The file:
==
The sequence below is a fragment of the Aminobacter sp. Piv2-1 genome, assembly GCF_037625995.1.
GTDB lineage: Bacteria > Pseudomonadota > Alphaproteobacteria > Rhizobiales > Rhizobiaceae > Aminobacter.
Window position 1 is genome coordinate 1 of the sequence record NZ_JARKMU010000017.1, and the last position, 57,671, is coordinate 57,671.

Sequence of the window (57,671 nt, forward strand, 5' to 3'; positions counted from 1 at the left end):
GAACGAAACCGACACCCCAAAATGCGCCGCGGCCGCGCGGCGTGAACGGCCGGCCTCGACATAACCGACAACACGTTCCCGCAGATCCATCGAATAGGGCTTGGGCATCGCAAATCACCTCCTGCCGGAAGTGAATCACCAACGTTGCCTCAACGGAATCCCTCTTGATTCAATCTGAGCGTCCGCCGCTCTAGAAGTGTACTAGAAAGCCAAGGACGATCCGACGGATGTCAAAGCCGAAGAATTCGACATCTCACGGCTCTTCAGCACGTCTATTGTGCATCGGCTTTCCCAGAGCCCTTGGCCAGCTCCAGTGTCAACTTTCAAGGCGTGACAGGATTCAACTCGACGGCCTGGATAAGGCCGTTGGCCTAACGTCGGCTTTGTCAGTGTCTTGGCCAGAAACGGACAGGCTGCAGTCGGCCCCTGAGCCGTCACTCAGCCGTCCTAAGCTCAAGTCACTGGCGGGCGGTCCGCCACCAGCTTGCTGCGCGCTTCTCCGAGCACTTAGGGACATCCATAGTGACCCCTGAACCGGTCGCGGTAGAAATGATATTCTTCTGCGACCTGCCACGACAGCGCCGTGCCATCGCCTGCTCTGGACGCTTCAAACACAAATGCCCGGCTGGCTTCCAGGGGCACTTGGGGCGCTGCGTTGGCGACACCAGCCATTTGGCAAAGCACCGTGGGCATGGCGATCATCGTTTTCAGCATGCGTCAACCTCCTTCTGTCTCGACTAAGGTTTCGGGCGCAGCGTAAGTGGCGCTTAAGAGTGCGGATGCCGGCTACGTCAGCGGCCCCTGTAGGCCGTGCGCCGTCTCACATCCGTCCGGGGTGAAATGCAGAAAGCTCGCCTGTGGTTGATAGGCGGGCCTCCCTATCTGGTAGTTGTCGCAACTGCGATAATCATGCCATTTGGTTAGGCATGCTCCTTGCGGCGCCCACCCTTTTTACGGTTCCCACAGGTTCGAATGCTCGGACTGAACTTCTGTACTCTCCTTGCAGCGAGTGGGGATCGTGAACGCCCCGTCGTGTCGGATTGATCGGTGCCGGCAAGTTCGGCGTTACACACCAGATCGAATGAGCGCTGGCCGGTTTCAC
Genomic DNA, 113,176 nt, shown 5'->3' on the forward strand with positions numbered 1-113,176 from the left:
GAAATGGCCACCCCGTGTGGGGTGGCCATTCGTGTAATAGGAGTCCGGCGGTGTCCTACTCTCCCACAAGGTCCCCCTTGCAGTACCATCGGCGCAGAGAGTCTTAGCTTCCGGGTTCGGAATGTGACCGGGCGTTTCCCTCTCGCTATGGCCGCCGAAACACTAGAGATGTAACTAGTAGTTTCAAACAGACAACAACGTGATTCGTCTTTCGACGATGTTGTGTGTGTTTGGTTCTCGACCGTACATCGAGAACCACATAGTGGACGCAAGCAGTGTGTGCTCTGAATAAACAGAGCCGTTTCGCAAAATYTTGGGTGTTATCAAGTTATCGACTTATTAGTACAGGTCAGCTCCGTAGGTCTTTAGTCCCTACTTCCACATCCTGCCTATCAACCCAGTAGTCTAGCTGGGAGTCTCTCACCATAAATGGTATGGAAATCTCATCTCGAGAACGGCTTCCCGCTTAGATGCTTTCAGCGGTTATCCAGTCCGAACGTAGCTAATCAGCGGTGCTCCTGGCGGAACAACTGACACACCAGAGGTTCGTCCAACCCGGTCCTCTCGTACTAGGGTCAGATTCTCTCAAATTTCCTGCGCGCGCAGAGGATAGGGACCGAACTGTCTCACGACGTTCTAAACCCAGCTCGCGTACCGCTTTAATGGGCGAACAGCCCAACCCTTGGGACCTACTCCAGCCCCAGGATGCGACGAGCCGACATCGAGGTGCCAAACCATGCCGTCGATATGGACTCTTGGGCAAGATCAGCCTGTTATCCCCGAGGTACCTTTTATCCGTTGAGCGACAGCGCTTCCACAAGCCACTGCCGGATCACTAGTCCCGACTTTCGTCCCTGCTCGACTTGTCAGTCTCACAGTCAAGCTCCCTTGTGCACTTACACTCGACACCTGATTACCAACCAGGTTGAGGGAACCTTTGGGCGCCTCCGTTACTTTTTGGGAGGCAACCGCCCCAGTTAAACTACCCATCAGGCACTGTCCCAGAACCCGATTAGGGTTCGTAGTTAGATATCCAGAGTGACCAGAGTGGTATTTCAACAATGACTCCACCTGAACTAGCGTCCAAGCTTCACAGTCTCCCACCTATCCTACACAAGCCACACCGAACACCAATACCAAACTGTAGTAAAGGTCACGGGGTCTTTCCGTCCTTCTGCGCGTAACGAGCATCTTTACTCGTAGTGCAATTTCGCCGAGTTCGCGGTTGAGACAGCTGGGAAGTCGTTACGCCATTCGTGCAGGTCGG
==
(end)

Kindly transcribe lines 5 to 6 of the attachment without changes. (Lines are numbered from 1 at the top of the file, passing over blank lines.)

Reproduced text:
GAACGAAACCGACACCCCAAAATGCGCCGCGGCCGCGCGGCGTGAACGGCCGGCCTCGACATAACCGACAACACGTTCCCGCAGATCCATCGAATAGGGCTTGGGCATCGCAAATCACCTCCTGCCGGAAGTGAATCACCAACGTTGCCTCAACGGAATCCCTCTTGATTCAATCTGAGCGTCCGCCGCTCTAGAAGTGTACTAGAAAGCCAAGGACGATCCGACGGATGTCAAAGCCGAAGAATTCGACATCTCACGGCTCTTCAGCACGTCTATTGTGCATCGGCTTTCCCAGAGCCCTTGGCCAGCTCCAGTGTCAACTTTCAAGGCGTGACAGGATTCAACTCGACGGCCTGGATAAGGCCGTTGGCCTAACGTCGGCTTTGTCAGTGTCTTGGCCAGAAACGGACAGGCTGCAGTCGGCCCCTGAGCCGTCACTCAGCCGTCCTAAGCTCAAGTCACTGGCGGGCGGTCCGCCACCAGCTTGCTGCGCGCTTCTCCGAGCACTTAGGGACATCCATAGTGACCCCTGAACCGGTCGCGGTAGAAATGATATTCTTCTGCGACCTGCCACGACAGCGCCGTGCCATCGCCTGCTCTGGACGCTTCAAACACAAATGCCCGGCTGGCTTCCAGGGGCACTTGGGGCGCTGCGTTGGCGACACCAGCCATTTGGCAAAGCACCGTGGGCATGGCGATCATCGTTTTCAGCATGCGTCAACCTCCTTCTGTCTCGACTAAGGTTTCGGGCGCAGCGTAAGTGGCGCTTAAGAGTGCGGATGCCGGCTACGTCAGCGGCCCCTGTAGGCCGTGCGCCGTCTCACATCCGTCCGGGGTGAAATGCAGAAAGCTCGCCTGTGGTTGATAGGCGGGCCTCCCTATCTGGTAGTTGTCGCAACTGCGATAATCATGCCATTTGGTTAGGCATGCTCCTTGCGGCGCCCACCCTTTTTACGGTTCCCACAGGTTCGAATGCTCGGACTGAACTTCTGTACTCTCCTTGCAGCGAGTGGGGATCGTGAACGCCCCGTCGTGTCGGATTGATCGGTGCCGGCAAGTTCGGCGTTACACACCAGATCGAATGAGCGCTGGCCGGTTTCAC
Genomic DNA, 113,176 nt, shown 5'->3' on the forward strand with positions numbered 1-113,176 from the left: